Avoiding Closing Table Surprises
By Marilou Vroman, CPA, CFE
Buying and selling dealership’s is no small task, nor is it something to be taken lightly. With transactions that can take months to complete and involve tens to hundreds of millions of dollars, both the financial risk and reward can be overwhelming. Here are some items buyers and sellers should keep in mind as negotiations heat up.
- Employee compensation plans – Have there been any recent increases in pay or management?
- Payroll considerations – Most closings will not occur conveniently at the end of a pay period.
- Employee Vacations – How are employee vacations and time off accrued and paid?
- “Sacred Cows” – The Dealer’s daughter or son, the Service Manager’s nephew, etc. Gain an understanding of employee relationships and their roles in the dealership.
- Non-disclosed, undocumented employee privileges – Certain employees may enjoy peripheral benefits that are not documented part of their pay plans.
- Loyalty to the seller – Certain employees will understandably maintain a degree of loyalty to the seller. Watch for potential conflicts of interest.
Customer & Vendor Matters
- Legal matters and customer relations – There is a risk that certain transactions may have “gone sideways” prior to the closing date – how to settle complaints belong to the seller’s.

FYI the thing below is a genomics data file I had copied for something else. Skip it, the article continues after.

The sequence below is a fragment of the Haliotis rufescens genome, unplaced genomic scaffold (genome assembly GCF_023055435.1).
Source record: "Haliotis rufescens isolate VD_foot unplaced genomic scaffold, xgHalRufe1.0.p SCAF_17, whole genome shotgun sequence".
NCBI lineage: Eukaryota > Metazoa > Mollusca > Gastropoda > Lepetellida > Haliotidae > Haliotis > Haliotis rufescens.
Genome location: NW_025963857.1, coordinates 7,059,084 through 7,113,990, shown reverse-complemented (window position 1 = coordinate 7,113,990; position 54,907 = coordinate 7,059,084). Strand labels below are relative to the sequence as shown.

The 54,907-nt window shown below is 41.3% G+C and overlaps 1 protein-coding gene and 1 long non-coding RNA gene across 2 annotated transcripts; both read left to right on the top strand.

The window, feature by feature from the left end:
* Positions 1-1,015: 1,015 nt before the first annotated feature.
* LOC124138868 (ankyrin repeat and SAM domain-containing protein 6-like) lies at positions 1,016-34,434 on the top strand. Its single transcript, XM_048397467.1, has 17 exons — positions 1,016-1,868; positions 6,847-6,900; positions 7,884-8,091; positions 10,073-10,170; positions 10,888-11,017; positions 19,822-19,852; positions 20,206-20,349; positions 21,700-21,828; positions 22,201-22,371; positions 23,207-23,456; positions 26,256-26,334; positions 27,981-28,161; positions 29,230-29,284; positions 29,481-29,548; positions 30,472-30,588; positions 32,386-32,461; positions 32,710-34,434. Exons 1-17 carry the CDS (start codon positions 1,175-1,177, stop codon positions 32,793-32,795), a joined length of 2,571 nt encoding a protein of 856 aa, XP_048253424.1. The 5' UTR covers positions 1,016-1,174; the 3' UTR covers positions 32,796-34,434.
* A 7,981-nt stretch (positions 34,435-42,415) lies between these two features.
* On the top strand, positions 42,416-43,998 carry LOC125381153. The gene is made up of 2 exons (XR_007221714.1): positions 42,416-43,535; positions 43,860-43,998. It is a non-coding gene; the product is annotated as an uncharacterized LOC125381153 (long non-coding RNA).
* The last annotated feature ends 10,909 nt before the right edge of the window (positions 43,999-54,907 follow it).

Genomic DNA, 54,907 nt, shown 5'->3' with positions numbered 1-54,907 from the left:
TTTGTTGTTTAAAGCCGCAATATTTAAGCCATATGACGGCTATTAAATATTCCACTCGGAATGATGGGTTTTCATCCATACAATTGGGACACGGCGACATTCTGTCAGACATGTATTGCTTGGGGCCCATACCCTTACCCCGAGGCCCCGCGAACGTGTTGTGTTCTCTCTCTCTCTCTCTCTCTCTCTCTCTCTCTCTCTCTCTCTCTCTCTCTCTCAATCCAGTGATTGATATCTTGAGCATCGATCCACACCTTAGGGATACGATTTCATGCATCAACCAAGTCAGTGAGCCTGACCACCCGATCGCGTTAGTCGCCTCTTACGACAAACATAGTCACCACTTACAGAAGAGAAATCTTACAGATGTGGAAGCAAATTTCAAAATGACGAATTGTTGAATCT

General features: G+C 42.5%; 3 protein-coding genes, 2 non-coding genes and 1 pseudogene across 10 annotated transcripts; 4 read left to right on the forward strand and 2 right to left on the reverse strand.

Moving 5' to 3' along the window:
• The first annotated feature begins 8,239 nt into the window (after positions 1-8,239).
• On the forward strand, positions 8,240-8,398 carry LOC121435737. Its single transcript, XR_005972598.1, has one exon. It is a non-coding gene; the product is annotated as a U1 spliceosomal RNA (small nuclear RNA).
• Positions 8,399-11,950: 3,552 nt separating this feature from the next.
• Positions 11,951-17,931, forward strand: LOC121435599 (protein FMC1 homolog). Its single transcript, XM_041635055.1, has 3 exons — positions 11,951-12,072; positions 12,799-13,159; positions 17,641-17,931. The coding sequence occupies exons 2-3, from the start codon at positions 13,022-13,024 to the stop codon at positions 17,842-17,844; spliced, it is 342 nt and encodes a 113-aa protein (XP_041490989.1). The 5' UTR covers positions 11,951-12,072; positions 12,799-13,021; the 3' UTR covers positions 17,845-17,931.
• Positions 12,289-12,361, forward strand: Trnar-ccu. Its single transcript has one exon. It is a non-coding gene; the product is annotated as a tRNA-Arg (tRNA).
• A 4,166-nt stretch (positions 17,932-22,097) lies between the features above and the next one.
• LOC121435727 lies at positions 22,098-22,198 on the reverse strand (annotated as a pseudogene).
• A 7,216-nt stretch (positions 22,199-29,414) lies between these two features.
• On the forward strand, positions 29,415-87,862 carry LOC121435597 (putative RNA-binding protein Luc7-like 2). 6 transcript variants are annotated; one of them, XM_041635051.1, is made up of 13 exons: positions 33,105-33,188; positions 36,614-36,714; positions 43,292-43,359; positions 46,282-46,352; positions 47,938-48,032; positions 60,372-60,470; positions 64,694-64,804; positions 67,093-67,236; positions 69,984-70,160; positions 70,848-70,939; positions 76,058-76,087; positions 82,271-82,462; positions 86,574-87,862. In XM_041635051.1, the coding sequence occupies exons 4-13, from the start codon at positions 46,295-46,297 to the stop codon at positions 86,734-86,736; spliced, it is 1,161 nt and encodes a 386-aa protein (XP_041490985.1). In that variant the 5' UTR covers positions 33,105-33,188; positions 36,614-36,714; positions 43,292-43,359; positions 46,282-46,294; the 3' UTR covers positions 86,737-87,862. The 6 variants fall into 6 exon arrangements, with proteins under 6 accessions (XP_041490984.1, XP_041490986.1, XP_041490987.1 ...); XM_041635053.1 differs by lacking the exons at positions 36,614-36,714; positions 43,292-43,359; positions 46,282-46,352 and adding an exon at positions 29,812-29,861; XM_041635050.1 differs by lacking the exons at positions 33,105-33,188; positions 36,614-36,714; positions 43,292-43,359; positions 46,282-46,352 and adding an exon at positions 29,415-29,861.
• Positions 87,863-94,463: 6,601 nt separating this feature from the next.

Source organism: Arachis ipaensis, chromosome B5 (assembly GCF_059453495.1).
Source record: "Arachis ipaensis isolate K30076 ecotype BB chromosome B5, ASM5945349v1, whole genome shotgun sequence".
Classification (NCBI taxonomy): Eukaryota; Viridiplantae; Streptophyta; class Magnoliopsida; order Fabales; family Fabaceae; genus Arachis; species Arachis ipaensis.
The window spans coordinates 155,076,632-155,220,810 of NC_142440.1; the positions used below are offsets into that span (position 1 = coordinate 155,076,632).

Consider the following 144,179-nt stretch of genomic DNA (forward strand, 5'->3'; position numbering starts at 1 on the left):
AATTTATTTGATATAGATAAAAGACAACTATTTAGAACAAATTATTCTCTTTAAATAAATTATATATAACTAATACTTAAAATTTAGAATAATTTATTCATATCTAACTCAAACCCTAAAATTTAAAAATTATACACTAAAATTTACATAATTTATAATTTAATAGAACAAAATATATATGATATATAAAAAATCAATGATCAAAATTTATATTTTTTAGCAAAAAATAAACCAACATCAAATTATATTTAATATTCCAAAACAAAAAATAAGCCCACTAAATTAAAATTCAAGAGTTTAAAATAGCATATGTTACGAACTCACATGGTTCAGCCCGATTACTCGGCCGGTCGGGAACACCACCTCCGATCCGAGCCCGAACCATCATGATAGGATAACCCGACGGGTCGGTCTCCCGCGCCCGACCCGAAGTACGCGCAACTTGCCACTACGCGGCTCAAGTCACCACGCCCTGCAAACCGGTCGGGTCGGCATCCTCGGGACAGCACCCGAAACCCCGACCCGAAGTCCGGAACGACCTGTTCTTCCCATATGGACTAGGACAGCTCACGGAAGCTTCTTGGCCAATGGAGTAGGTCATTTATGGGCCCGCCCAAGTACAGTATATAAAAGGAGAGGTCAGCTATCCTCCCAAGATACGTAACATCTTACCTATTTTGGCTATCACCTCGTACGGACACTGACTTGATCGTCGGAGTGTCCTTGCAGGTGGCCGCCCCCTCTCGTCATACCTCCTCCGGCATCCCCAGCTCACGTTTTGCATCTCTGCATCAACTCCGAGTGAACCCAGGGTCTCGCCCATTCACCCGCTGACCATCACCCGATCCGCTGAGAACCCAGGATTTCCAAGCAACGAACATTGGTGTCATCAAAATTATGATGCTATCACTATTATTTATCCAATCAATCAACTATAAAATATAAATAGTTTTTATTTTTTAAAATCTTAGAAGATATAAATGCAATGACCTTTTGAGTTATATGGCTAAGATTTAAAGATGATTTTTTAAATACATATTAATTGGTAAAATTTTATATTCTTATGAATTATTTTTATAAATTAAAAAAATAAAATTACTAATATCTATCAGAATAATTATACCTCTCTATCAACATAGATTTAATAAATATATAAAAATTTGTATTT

- Verbal promises to customers – treatment of customer obligations such as deposits and “we-owes”.
- Pricing arrangements with vendors – Consider vendor relationships with Management where pricing may not be competitive.
Purchase Price Matters & Adjustments
- Fixed assets – A detail fixed asset schedule will typically accompany an APA with a list of all the equipment, furniture and fixtures etc. that will be transferred. Understand the business purpose of each and conduct a physical inventory to verify existence and condition.
- Miscellaneous inventories and supplies – The dealership will be likely stocked with reams of paper, toner cartridges, brake clean, postage, and various types of office equipment and supplies that have likely been expensed. Consider these items before the closing.
- Proration of revenues and expenses – Certain bills may come in following closing such as rent, utilities, advertising, data processing, and so forth. Ensure a documented proration and settlement procedure is in place.
In considering the acquisition of a dealership, there are many items that can end up falling between the lines of the APA. The scenarios listed above are just a sample of the potential items that could surface during the dealership acquisition process and after the transaction is finalized.